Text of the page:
Alright, alright. Let’s do something a little… lighter.
Everyone knows I’m a huge Top Gear fan. So much so that I am seriously considering a Stig Halloween costume. I mean seriously now, how awesome would that be? It would be pretty cool to have class on Halloween too just for the chance to come into the room with a shiny white helmet, sitting in the back with a blank notepad, staring up at the professor, creating quite an awkward scene in the back of the room. Man, even just driving there in a full race suit would be so hilarious to me. I would occasionally glance over to traffic as if nothing was wrong.
Top Gear has been a primarily British (completely British as far as I am concerned — the Australian version lacks the flavor of the British one) thing. While it has caught on around the globe, everyone knows Top Gear UK as simply “Top Gear.” There is no real alternative. Jeremy, Hammond and James are the boys we all love to watch. Jeremy is so well respected that he was the only journalist in the UK that subscribers to The Times were willing to pay a subscription fee for. Pretty impressive.
The show itself has a certain appeal that catches car nerds everywhere and ropes them in. The presenters get to do things that we all secretly would love to do. Drive an Evo with the Marines — Royal or otherwise — chasing you down? Check. Launch cars out of a hydraulic cannon? Check. Travel Europe looking for the best driving roads? Check. And who could forget? Driving some of the fastest, most exotic, elite cars… in the world. Check, check, check.
The shows hosts do all of this with such a buddy-ish attitude that it is just amusing to watch. These aren’t multi-millionaires airing out their fine, bull-stamped laundry. They are just like me and you, or at least they sure give off that vibe. They have chemistry that absolutely cannot be replicated.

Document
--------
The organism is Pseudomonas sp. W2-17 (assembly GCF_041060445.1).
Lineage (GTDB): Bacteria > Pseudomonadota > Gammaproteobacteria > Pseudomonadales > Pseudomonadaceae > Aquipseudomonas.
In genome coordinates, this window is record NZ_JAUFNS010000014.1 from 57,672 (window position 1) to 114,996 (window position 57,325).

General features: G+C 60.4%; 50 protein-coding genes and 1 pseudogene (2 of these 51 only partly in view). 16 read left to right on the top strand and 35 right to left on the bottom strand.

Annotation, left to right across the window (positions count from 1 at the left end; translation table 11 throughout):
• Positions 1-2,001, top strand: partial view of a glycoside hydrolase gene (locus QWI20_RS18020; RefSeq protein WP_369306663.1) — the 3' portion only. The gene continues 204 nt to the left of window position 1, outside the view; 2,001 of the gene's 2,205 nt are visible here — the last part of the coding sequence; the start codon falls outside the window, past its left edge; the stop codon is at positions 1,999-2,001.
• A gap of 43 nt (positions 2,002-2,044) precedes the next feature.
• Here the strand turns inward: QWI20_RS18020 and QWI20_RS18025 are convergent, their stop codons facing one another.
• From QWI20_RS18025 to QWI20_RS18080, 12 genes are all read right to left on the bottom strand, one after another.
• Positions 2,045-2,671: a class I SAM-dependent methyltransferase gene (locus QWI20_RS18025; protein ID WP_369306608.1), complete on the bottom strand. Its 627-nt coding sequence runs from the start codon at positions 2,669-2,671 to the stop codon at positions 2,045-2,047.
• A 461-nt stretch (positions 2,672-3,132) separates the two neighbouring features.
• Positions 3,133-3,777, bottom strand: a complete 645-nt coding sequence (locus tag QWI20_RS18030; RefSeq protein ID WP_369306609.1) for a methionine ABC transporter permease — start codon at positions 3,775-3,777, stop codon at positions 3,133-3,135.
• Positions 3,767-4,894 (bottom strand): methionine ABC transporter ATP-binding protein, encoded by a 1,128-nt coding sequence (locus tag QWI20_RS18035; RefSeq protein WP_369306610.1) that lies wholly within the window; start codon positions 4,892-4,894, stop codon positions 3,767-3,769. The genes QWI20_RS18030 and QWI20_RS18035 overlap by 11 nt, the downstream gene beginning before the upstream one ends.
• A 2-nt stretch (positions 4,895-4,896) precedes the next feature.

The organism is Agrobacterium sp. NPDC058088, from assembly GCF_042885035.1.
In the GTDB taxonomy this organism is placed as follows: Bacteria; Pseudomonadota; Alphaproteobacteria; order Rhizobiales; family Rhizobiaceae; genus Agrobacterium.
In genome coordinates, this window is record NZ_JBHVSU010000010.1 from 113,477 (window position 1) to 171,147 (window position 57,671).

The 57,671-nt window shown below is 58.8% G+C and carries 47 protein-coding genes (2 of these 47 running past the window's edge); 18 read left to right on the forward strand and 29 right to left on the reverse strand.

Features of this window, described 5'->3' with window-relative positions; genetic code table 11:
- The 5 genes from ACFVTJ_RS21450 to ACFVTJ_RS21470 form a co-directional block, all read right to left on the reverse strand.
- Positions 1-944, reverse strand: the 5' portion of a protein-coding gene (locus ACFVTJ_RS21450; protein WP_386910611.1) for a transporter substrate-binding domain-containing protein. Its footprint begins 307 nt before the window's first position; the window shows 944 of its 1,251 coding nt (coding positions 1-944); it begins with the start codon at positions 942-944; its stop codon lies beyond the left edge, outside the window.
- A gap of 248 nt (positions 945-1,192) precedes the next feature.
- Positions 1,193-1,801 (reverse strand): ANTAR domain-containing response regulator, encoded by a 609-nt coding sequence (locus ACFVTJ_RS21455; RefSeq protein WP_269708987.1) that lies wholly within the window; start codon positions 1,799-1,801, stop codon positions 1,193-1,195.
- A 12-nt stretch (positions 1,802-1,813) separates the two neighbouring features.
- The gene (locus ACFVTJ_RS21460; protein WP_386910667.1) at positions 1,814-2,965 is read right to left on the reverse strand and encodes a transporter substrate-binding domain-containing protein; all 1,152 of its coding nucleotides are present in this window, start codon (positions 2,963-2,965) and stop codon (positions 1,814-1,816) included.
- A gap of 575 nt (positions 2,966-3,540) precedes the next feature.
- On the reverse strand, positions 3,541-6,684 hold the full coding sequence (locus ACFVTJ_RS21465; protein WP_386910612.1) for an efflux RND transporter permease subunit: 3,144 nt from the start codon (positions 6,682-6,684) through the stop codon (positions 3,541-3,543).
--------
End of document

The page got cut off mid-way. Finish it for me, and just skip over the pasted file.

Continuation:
They’re honest too. Very honest. Clarkson openly called the new Camaro stupid. He lambasted the 300C as worthless junk and pointed out that the Corvette was mostly plastic. How do you think that would go over with American audiences, so proud of their automotive lineage that they’re more likely to burn a flag than buy anything with four cylinders or a badge made outside of America (though don’t tell anyone — but I’d bet you might find some lead in ’em, if you catch my drift). Let’s not forget how they get their paychecks, either. The BBC gets quite a bit of revenue from a government appointed fee. In other words, BMW, GM or VW don’t get their filthy advertising hands on the reviewers. It’s all legit. I mean, have you seen a Speed Channel “review” recently? It isn’t exactly subtle.
We can’t forget the humor, either. It is awkward and dry at times, often filled with innuendo and jokes that the FCC would quickly jump at. They do things that aren’t quite politically correct and don’t really worry about offending anyone. It creates an honesty that is refreshing, especially for a viewer from this side of the pond. Is this really the type of thing that sells well with an American audience that values shows that don’t offend their sensibilities (or at least not without a tag of “reality”)?
Still, none of the above has anything to really do with why I have no faith in the American version of Top Gear.
The real reason? Simple. Something I’d like to call “genre expansion.”
While something can be great and critically acclaimed that sticks comfortably within its genre, I don’t consider it truly great until it can reach outside of it without losing itself. In the specific case of music a band that is truly great will attract listeners who would never otherwise touch the genre. Opeth is such an awesome band because in my mind they are true to themselves while still bringing in listeners who would scoff at any other type of metal. At the same time they aren’t sacrificing their core audience to do this.
Top Gear is so great because it appeals to non-gear heads without selling its soul to do so. A good portion of my friends love Top Gear but have absolutely no interest in cars. They could care less about how fast things are or what a LP-640SV is. They do know who the Stig is though — and they laugh just as hard when Captain Slow goes on a dry rant about… anything. It has an appeal that goes beyond just a “motoring” show while at the same time appealing to its core audience of car nerds who cheer when they get to see another addition to the power board or a tribute to a great racing driver like Ayrton Senna.
Can an American hosted Top Gear do that?
Can any other car show, for that matter?
I don’t think so, although I’ll certainly be watching.
(For reference, the Top Gear USA trailer from Jalopnik: http://jalopnik.com/5606884/top-gear-usa-the-first-trailer)